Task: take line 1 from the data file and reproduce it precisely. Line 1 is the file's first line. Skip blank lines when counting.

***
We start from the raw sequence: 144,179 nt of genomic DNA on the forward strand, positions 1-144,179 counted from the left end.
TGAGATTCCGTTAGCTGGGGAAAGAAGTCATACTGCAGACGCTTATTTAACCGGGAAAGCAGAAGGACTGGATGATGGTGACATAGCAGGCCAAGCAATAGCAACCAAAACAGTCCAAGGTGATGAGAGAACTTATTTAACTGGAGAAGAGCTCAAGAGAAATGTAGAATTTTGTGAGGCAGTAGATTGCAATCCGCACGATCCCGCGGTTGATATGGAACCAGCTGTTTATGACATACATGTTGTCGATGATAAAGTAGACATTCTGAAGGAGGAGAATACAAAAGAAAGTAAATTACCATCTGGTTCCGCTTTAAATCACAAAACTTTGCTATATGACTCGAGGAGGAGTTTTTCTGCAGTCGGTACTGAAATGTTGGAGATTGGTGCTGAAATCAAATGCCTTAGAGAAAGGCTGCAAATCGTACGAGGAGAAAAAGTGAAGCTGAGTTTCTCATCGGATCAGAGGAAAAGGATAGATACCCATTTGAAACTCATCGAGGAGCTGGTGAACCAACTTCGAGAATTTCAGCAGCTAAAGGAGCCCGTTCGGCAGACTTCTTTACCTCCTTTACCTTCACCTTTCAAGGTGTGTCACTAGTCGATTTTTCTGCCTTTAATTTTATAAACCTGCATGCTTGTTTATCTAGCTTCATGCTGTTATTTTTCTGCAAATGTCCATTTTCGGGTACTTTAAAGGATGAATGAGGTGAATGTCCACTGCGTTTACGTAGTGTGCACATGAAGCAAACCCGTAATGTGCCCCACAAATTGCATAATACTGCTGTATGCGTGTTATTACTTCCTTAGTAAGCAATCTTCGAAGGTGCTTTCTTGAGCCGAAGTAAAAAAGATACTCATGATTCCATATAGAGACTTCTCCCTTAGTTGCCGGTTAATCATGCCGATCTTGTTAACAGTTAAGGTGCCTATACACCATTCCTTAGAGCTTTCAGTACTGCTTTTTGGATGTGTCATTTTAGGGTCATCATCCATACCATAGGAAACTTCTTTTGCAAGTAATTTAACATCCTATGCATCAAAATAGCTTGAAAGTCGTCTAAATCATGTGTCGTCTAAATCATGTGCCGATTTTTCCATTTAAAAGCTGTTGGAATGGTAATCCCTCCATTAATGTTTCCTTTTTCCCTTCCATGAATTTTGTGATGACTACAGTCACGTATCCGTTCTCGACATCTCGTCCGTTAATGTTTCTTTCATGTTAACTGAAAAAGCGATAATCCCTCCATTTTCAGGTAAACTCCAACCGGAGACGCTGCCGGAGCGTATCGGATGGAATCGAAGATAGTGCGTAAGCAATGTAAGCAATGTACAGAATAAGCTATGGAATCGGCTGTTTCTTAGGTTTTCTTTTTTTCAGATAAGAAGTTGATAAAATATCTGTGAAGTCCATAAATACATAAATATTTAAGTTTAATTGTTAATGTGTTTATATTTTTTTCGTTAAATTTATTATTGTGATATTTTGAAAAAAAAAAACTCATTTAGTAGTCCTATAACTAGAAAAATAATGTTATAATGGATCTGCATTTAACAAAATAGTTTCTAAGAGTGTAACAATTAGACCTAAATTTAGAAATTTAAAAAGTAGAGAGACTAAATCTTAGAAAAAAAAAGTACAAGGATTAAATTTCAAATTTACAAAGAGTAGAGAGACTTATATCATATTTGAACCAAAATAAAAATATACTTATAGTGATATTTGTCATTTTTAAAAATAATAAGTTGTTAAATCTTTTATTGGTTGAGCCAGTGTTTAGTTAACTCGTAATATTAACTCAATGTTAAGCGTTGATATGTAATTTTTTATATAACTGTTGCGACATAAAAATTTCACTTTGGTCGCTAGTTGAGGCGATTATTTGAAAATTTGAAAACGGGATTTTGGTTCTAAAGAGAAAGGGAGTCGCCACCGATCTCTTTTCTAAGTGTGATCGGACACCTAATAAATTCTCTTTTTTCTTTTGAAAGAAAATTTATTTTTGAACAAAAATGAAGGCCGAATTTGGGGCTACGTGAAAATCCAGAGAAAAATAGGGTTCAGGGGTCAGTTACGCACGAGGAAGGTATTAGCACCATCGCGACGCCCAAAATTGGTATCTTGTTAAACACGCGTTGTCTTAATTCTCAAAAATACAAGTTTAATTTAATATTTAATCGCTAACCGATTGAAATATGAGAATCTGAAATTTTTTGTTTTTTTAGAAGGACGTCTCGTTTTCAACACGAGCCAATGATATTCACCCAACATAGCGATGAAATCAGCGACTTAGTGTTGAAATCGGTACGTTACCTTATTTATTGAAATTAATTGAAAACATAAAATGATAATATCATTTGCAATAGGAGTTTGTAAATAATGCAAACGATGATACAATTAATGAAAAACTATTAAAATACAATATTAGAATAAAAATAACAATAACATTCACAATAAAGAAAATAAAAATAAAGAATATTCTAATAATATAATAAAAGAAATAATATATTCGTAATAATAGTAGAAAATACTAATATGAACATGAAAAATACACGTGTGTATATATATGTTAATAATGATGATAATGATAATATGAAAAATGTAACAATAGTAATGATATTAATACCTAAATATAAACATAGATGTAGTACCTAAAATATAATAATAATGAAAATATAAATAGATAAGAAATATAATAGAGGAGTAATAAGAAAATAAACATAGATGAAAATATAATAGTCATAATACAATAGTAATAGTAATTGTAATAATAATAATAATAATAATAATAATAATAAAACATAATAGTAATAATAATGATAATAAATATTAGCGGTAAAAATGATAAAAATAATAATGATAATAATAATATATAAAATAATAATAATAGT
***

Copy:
We start from the raw sequence: 144,179 nt of genomic DNA on the forward strand, positions 1-144,179 counted from the left end.